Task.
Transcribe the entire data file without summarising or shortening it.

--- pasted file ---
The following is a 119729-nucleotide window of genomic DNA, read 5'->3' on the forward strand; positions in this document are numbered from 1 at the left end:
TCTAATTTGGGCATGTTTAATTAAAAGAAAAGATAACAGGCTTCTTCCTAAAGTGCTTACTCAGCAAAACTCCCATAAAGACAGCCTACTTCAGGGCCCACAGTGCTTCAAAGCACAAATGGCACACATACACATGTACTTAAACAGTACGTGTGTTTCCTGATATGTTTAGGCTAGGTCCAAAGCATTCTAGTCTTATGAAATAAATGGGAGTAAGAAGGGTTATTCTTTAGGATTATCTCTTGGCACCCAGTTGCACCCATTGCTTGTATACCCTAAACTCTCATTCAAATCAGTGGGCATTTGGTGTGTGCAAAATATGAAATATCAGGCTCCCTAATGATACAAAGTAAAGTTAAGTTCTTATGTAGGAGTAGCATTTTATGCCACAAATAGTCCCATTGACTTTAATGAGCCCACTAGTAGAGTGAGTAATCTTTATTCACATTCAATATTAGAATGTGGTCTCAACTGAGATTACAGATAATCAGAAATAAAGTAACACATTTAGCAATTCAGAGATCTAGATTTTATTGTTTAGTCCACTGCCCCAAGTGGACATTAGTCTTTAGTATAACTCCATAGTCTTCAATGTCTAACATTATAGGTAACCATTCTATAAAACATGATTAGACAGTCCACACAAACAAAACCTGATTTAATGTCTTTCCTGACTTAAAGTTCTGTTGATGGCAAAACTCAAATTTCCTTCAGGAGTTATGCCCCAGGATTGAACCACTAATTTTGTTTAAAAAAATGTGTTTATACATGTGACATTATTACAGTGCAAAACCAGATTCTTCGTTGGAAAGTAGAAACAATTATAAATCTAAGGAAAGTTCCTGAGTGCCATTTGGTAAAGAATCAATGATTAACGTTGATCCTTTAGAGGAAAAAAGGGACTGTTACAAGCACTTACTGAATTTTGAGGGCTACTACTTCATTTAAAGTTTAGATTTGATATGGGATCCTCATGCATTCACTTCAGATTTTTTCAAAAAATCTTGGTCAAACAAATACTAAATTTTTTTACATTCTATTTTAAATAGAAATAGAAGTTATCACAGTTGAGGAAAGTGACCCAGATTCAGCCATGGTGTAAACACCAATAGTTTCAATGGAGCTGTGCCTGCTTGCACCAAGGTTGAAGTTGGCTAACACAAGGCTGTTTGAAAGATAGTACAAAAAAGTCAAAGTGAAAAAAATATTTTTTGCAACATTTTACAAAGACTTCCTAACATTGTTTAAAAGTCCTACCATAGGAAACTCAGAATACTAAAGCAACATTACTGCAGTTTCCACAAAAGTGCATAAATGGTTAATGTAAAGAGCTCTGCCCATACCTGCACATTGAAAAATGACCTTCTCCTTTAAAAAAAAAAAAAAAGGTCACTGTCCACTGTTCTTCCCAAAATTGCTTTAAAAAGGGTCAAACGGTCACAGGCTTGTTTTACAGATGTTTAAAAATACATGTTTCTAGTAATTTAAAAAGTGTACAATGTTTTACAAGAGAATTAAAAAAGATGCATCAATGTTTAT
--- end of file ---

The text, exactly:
The following is a 119729-nucleotide window of genomic DNA, read 5'->3' on the forward strand; positions in this document are numbered from 1 at the left end:
TCTAATTTGGGCATGTTTAATTAAAAGAAAAGATAACAGGCTTCTTCCTAAAGTGCTTACTCAGCAAAACTCCCATAAAGACAGCCTACTTCAGGGCCCACAGTGCTTCAAAGCACAAATGGCACACATACACATGTACTTAAACAGTACGTGTGTTTCCTGATATGTTTAGGCTAGGTCCAAAGCATTCTAGTCTTATGAAATAAATGGGAGTAAGAAGGGTTATTCTTTAGGATTATCTCTTGGCACCCAGTTGCACCCATTGCTTGTATACCCTAAACTCTCATTCAAATCAGTGGGCATTTGGTGTGTGCAAAATATGAAATATCAGGCTCCCTAATGATACAAAGTAAAGTTAAGTTCTTATGTAGGAGTAGCATTTTATGCCACAAATAGTCCCATTGACTTTAATGAGCCCACTAGTAGAGTGAGTAATCTTTATTCACATTCAATATTAGAATGTGGTCTCAACTGAGATTACAGATAATCAGAAATAAAGTAACACATTTAGCAATTCAGAGATCTAGATTTTATTGTTTAGTCCACTGCCCCAAGTGGACATTAGTCTTTAGTATAACTCCATAGTCTTCAATGTCTAACATTATAGGTAACCATTCTATAAAACATGATTAGACAGTCCACACAAACAAAACCTGATTTAATGTCTTTCCTGACTTAAAGTTCTGTTGATGGCAAAACTCAAATTTCCTTCAGGAGTTATGCCCCAGGATTGAACCACTAATTTTGTTTAAAAAAATGTGTTTATACATGTGACATTATTACAGTGCAAAACCAGATTCTTCGTTGGAAAGTAGAAACAATTATAAATCTAAGGAAAGTTCCTGAGTGCCATTTGGTAAAGAATCAATGATTAACGTTGATCCTTTAGAGGAAAAAAGGGACTGTTACAAGCACTTACTGAATTTTGAGGGCTACTACTTCATTTAAAGTTTAGATTTGATATGGGATCCTCATGCATTCACTTCAGATTTTTTCAAAAAATCTTGGTCAAACAAATACTAAATTTTTTTACATTCTATTTTAAATAGAAATAGAAGTTATCACAGTTGAGGAAAGTGACCCAGATTCAGCCATGGTGTAAACACCAATAGTTTCAATGGAGCTGTGCCTGCTTGCACCAAGGTTGAAGTTGGCTAACACAAGGCTGTTTGAAAGATAGTACAAAAAAGTCAAAGTGAAAAAAATATTTTTTGCAACATTTTACAAAGACTTCCTAACATTGTTTAAAAGTCCTACCATAGGAAACTCAGAATACTAAAGCAACATTACTGCAGTTTCCACAAAAGTGCATAAATGGTTAATGTAAAGAGCTCTGCCCATACCTGCACATTGAAAAATGACCTTCTCCTTTAAAAAAAAAAAAAAAGGTCACTGTCCACTGTTCTTCCCAAAATTGCTTTAAAAAGGGTCAAACGGTCACAGGCTTGTTTTACAGATGTTTAAAAATACATGTTTCTAGTAATTTAAAAAGTGTACAATGTTTTACAAGAGAATTAAAAAAGATGCATCAATGTTTAT